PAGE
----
- Haven will continue to have a home on Syfy: The network has announced via press release that it has renewed the freshman series — about a secretive small town in Maine that hosts townsfolk with supernatural abilities — for a second season.
- Edward Burns and Genesis Rodriguez will join Man on a Ledge, which already stars Sam Worthington as an ex-cop threatening to jump off a high-rise. The things people will do to keep from watching Burns’ 27 Dresses. [THR]
- Hot Tub Time Machine scribes Sean Anders and John Morris have been tapped to direct We’re the Millers, a pot-centric comedy about a dealer who invents a family in order to move a shipment across the border. Pretty sure if you smoke enough pot, an invisible family shows up anyway. [L.A. Times]
Tag: Deals (71-80 of 592)
- Thomas Haden Church is at the center of some killer casting news as he joins Matthew McConaughey and Emile Hirsch in Killer Joe, a black comedy about a detective/hit man. [Variety]
- Twilight‘s Summit Entertainment is hoping lightening strikes twice when it comes to YA novels: The studio has nabbed the rights to Julie Cross’ yet-to-be-published trilogy, Tempest, which follows a teen who jumps back in time two years before his girlfriend is murdered. [The Wrap]
- Juma Entertainment, the folks behind The Singing Bee, have joined with IMG Media for a Cash Cab-esque game show, in which five or six strangers must answer trivia questions for prizes while riding in an elevator. Is one of the questions: Which one of you is the devil? (Answer: None of them; the trees did it.) [Variety]
- The Kennedy/Marshall Co., and Flashlight Films are hoping for a miracle on the big screen: They have optioned Capt. Chelsey “Sully” Sullenberger’s memoir about landing U.S. Airways Flight 1549 in the Hudson. [Variety]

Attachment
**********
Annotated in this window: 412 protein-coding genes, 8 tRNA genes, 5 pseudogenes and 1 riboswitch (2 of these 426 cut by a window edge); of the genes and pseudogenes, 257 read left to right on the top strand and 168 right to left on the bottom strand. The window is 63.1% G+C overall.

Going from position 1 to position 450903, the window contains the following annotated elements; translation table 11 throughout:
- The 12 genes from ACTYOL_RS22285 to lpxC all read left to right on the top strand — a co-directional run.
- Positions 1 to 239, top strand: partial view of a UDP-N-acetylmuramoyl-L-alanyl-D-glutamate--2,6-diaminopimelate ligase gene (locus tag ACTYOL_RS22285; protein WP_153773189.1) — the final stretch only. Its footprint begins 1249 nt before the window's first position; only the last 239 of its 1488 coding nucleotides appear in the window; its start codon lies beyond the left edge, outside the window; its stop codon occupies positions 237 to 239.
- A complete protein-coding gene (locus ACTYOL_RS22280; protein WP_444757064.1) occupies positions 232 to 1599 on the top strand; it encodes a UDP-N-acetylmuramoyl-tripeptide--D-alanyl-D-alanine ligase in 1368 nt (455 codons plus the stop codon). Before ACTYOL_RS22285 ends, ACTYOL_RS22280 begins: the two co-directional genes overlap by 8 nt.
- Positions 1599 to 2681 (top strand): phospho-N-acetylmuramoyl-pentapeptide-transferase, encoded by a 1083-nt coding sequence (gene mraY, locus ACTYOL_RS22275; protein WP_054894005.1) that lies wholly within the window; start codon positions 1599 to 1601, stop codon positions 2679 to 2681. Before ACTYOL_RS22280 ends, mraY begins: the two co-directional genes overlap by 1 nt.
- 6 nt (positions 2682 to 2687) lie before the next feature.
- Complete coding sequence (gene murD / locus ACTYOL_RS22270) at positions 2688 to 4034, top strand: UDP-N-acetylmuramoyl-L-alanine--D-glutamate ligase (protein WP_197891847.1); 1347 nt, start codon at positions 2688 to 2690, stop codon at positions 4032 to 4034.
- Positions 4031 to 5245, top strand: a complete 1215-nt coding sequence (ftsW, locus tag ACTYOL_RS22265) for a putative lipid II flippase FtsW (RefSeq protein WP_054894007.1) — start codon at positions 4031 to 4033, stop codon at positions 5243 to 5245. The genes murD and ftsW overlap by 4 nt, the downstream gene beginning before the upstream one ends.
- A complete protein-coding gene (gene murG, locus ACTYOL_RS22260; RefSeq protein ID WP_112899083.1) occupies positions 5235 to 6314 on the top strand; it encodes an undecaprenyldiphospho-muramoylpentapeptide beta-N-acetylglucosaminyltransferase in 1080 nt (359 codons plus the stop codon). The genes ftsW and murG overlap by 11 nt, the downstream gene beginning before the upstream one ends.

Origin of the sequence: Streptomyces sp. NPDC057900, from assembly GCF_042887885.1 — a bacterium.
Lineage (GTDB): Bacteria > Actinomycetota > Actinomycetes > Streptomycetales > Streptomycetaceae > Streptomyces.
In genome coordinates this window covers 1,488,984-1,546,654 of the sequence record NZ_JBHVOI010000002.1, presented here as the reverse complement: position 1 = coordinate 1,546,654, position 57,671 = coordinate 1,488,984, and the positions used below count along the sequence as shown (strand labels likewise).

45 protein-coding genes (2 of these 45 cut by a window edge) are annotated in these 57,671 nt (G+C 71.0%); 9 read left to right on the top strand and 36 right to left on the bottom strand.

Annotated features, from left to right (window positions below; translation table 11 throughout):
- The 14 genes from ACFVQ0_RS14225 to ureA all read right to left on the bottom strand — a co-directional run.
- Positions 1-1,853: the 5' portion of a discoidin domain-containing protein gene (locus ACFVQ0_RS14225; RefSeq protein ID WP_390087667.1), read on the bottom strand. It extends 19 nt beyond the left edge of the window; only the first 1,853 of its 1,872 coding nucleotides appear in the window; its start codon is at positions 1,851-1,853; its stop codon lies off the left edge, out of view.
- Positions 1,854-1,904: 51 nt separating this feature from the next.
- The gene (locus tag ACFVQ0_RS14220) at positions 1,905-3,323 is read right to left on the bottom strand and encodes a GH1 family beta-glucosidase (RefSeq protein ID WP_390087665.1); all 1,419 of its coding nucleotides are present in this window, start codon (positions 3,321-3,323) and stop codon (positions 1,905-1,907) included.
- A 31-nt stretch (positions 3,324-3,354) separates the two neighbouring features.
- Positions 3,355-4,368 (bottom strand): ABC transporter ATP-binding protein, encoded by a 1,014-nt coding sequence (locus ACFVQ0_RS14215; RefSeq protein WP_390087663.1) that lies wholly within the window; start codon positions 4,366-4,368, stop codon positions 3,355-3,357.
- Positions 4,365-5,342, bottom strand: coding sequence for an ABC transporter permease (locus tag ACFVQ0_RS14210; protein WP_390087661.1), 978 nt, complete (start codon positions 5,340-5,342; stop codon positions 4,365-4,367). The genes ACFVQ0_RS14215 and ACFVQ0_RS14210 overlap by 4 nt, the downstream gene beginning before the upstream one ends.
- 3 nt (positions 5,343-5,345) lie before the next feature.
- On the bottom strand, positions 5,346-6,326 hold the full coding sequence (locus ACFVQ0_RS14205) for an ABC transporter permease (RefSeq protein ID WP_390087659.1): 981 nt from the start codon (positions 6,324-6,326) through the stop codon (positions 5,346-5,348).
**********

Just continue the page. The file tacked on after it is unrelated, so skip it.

- Everybody Loves Raymond‘s Brad Garrett will host a modern version of Kids Say the Darndest Things. Kids Tweet the Dardest Things? [THR]
- The producers of Anything Goes announced in a press release that Cabaret star Joel Grey will return to Broadway, playing “Moonface Martin.”
- How are Broadway audiences going to take it? The producers of Rock of Ages announced via press release that Twisted Sister rocker Dee Snider will make his Broadway debut in the show Oct. 19.
- NBC will adapt U.K. reality show The Boss Is Coming to Dinner for U.S. audiences. The show revolves around job applicants who must throw a party for a possible employer, who will make hiring decisions based on the party. Look, P. Diddy has enough jobs, m’kay? [Variety]
- Nickelodeon has ordered Supah Ninjas — starring George Takei in the pilot — for 26 episodes. Supah, yes, but are there three of them? [Variety]
- After being relegated to Friday nights, Fox’s Human Target has hit the bullseye: The show will move to Wednesdays, filling the slot originally intended for Lie To Me. (The latter is being moved to Lone Star‘s vacated Monday night spot.) [The Wrap]
- Paul Haggis and Russell Crowe could be working together on The Equalizer, the adaptation of the 1980s TV series about the secret agent-turned-vigilante. [THR]
- Conan’s new late-night TBS talk show will be distributed internationally by Warner Brothers International Television Distribution. Obviously, Conan will be a hit in Finland. [The Wrap]
- NBC has snagged My Life As an Experiment, a comedy produced by Jack Black based on former EW staffer A.J. Jacob’s book about being a human guinea pig. [Deadline]
- ATO has nabbed film rights to the John C. Reilly-starring film Terrie, about a 15-year-old who befriends his vice principal. Zack Morris and Mr. Belding just called (on this phone) and said they want the plot of their show back. [THR]
- An adult version of Snow White and the Seven Dwarfs is currently in the works. And no, the title is Snow White and the Huntsman, not Dopey Does Dallas. (Where is your mind today?) [THR]
- Lifetime has announced a new recession-centric reality series that seeks to assist the unemployed — sans caps lock — called The Fairy Jobmother. [The Wrap]
- Happy news for a Mad Men man: Jared Harris will play Sherlock Holmes’ nemesis Moriarty in the sequel to the 2009 film. [Deadline]
- ABC has picked up four new pilots: Nine Lives, about a teen who develops heightened abilities; Strut, which centers on a showgirl who runs a drill team in small-town Texas; Switched at Birth, about two teens who discover they were switched at birth; and The Lying Game, which follows identical twins separated at birth. Immediate investigation to be launched at ABC’s nearest hospital. [Variety]